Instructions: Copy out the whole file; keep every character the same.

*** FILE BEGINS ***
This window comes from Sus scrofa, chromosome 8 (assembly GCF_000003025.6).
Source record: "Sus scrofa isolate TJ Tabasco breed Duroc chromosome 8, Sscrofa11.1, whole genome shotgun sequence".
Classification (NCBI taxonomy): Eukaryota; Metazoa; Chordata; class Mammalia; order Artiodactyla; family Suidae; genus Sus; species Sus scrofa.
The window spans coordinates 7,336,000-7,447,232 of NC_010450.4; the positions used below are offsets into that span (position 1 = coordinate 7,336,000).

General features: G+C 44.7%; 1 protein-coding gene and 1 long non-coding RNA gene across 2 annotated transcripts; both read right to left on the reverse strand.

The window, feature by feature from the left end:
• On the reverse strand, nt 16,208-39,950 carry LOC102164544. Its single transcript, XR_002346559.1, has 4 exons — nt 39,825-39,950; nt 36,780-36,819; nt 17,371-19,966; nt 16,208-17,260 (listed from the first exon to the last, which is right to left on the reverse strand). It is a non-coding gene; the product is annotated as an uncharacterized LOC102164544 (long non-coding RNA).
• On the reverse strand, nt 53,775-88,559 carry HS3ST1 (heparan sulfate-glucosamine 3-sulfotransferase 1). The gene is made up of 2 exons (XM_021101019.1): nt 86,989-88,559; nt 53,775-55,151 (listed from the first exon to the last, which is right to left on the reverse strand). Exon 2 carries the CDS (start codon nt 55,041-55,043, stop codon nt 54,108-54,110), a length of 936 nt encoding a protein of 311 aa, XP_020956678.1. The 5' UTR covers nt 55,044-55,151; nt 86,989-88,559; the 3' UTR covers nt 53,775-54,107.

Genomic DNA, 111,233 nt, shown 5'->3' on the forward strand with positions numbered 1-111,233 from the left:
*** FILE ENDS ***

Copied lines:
This window comes from Sus scrofa, chromosome 8 (assembly GCF_000003025.6).
Source record: "Sus scrofa isolate TJ Tabasco breed Duroc chromosome 8, Sscrofa11.1, whole genome shotgun sequence".
Classification (NCBI taxonomy): Eukaryota; Metazoa; Chordata; class Mammalia; order Artiodactyla; family Suidae; genus Sus; species Sus scrofa.
The window spans coordinates 7,336,000-7,447,232 of NC_010450.4; the positions used below are offsets into that span (position 1 = coordinate 7,336,000).

General features: G+C 44.7%; 1 protein-coding gene and 1 long non-coding RNA gene across 2 annotated transcripts; both read right to left on the reverse strand.

The window, feature by feature from the left end:
• On the reverse strand, nt 16,208-39,950 carry LOC102164544. Its single transcript, XR_002346559.1, has 4 exons — nt 39,825-39,950; nt 36,780-36,819; nt 17,371-19,966; nt 16,208-17,260 (listed from the first exon to the last, which is right to left on the reverse strand). It is a non-coding gene; the product is annotated as an uncharacterized LOC102164544 (long non-coding RNA).
• On the reverse strand, nt 53,775-88,559 carry HS3ST1 (heparan sulfate-glucosamine 3-sulfotransferase 1). The gene is made up of 2 exons (XM_021101019.1): nt 86,989-88,559; nt 53,775-55,151 (listed from the first exon to the last, which is right to left on the reverse strand). Exon 2 carries the CDS (start codon nt 55,041-55,043, stop codon nt 54,108-54,110), a length of 936 nt encoding a protein of 311 aa, XP_020956678.1. The 5' UTR covers nt 55,044-55,151; nt 86,989-88,559; the 3' UTR covers nt 53,775-54,107.

Genomic DNA, 111,233 nt, shown 5'->3' on the forward strand with positions numbered 1-111,233 from the left: